The Final Countdown Day 44

It’s the final countdown. I’ve calculated it’s 44 days until I make my great escape from the classroom. There will be many things I will miss but, as I’m sure many teachers will agree, there seems to be so much more that I will be glad to see the back of.

Number Seven – Wind

This particular bugbear of mine actually falls into three categories – all nouns, all pronounced the same way, all connected to movement of air and all something which can stop a lesson in one fell swoop.

Wind 1: Trapped

The pain from trapped wind is second only to childbirth, as far as I’m concerned. And there is nothing worse than when it strikes in the middle of a school day, since downing a bottle of Gaviscon then letting nature take its course isn’t really an option. Grinning and bearing it is the only option. 

“Miss! Why are you bent over double?”

“Because that answer you’ve just given me is absolutely hilarious!”

I’m actually bent over double and acting my bloody socks off to hide the agony I’m in because of that bloody Pot Noodle I’ve had to throw down my throat two minutes ago.

Wind 2: Escaped

Wind of the flatulent variety. Children have no filter. Ideally, I would attach a rose-smelling filter with a noise cancelling feature to each and every arse. Children are quite happy to trump a merry little tune as they move around the classroom, oblivious to the anti-social behaviour of their bottoms. Having to wear masks in the classroom during Covid was a much-welcomed inconvenience as it saved my nostrils from the daily onslaught of the scent of stale gas. And the sound of a pump is also the funniest thing ever to happen. It can render a class hysterical in a split second. I’m sorry Ricky Gervais, but all you need to do is trump a lot on stage and you could have an entire primary school in hysterics for the next hour.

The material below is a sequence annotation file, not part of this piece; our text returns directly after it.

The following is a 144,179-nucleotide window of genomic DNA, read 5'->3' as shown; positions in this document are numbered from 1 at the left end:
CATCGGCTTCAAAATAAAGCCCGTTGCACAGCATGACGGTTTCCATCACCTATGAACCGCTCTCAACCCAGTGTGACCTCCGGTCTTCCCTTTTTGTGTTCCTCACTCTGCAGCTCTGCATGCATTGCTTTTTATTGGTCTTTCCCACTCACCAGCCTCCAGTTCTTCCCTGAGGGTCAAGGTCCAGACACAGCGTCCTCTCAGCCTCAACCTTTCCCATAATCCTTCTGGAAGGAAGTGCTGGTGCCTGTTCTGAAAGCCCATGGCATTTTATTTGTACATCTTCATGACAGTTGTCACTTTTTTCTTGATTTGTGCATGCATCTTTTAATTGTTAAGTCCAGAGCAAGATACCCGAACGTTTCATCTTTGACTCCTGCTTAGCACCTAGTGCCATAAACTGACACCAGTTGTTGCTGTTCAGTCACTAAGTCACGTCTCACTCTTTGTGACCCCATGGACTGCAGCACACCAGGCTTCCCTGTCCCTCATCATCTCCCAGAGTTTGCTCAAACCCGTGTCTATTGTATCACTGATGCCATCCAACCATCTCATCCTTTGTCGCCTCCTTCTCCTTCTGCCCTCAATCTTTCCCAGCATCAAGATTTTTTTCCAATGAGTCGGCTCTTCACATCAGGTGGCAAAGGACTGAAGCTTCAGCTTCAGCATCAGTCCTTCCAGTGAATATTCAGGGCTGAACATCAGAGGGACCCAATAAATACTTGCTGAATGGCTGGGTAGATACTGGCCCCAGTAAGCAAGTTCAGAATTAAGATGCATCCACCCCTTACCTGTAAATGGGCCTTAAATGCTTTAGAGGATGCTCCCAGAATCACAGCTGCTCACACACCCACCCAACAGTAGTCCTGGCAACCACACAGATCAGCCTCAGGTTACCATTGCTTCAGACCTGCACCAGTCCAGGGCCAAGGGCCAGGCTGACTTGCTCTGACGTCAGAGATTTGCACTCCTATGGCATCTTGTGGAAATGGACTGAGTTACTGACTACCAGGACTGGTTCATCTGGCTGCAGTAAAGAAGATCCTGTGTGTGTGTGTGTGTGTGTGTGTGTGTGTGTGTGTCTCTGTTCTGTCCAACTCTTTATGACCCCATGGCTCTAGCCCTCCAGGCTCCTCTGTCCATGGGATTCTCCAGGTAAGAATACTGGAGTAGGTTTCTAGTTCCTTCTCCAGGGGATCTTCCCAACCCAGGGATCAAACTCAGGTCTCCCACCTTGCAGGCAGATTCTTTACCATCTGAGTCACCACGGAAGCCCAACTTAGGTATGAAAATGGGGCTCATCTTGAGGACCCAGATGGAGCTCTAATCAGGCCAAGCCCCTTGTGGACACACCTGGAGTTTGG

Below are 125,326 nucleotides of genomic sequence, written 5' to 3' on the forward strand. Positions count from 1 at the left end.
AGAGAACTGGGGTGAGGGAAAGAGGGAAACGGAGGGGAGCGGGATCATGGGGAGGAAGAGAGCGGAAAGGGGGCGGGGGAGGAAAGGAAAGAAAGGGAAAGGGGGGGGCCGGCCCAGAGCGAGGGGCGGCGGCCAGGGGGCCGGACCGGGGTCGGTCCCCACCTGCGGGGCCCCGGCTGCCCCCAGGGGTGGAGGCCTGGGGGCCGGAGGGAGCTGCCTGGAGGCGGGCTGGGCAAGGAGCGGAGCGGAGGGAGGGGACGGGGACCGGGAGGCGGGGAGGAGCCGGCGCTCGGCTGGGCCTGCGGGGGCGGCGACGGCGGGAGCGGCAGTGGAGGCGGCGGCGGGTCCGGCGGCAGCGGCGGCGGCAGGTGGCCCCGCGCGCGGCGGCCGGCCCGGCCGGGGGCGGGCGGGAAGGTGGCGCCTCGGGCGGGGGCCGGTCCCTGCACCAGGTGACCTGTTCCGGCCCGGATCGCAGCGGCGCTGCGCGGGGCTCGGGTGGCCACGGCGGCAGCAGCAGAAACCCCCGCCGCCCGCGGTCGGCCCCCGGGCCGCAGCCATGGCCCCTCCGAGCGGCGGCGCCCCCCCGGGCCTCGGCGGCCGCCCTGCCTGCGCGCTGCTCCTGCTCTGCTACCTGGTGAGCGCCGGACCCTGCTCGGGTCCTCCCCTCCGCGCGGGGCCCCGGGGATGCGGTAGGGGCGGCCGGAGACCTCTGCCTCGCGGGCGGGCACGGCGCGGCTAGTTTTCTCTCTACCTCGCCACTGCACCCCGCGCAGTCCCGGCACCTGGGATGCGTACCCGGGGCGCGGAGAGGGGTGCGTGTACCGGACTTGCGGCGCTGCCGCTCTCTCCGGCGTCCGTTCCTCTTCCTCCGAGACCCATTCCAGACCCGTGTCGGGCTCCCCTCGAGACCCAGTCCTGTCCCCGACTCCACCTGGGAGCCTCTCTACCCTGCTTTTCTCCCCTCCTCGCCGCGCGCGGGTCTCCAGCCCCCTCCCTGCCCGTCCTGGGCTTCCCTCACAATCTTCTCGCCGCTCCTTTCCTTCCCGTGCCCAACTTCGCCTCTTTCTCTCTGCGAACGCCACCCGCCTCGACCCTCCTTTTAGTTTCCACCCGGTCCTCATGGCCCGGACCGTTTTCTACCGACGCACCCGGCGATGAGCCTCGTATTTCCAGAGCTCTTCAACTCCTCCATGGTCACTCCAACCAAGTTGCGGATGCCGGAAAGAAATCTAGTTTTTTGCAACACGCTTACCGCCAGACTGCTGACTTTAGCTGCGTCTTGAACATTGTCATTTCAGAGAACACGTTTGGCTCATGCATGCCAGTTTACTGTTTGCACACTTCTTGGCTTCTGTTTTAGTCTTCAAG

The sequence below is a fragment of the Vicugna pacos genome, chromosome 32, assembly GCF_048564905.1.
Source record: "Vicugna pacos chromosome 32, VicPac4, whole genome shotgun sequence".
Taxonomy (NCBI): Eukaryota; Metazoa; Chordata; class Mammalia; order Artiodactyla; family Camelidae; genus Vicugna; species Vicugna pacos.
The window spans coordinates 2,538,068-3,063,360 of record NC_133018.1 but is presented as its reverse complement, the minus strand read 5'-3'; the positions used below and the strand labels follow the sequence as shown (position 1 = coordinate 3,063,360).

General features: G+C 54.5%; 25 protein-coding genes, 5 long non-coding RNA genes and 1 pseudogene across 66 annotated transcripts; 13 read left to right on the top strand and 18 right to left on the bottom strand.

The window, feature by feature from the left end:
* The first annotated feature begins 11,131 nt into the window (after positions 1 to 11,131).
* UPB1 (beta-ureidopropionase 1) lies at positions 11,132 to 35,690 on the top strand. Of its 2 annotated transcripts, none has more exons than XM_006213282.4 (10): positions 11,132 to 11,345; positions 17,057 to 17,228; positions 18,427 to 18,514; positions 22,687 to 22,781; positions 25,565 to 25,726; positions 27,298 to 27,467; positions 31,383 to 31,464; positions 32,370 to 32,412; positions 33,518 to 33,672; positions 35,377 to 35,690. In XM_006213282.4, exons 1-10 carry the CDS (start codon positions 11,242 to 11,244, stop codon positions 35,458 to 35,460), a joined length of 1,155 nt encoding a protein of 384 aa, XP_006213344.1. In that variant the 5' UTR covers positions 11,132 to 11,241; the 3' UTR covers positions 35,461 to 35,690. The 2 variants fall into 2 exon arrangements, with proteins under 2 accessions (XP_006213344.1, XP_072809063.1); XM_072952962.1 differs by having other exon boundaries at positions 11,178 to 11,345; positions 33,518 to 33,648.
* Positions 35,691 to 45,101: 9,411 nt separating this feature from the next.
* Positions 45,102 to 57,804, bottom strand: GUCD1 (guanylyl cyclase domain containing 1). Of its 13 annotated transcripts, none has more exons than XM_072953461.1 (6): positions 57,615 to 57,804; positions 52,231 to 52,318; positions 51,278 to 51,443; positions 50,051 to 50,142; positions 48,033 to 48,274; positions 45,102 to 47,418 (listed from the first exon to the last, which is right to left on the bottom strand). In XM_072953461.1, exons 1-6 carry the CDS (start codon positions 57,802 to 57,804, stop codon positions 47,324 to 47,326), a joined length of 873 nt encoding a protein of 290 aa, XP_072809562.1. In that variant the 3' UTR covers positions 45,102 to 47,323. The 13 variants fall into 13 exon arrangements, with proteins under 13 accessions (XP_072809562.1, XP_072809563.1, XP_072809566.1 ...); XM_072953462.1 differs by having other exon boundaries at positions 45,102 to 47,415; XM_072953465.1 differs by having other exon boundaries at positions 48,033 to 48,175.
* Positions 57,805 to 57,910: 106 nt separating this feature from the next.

Wind 3: Bedevilled

Wind as in the natural movement of air relative to a planet’s surface (I just googled that). Basically, everyday weather if you live in West Cumbria. It shouldn’t be anything out of the ordinary, except, when wind comes into contact with small children, it has the most extraordinary effect. I don’t think it can be scientifically explained, but it basically turns them into little gits. Once a burst of wind hits their faces, they lose all sense of reason (or the little reason that they possessed. They become incoherent, giddy and impossible to educate. In my opinion, every lesson plan should have an appendix: in the event of wind, sack everything else off and do sweet FA instead. And I do not mean Fronted Adverbials!!


  1. I enjoy reading these everyday 😁 every word you have wrote is 100% the truth. Going to miss these daily rants. ❤️

    Liked by 1 person

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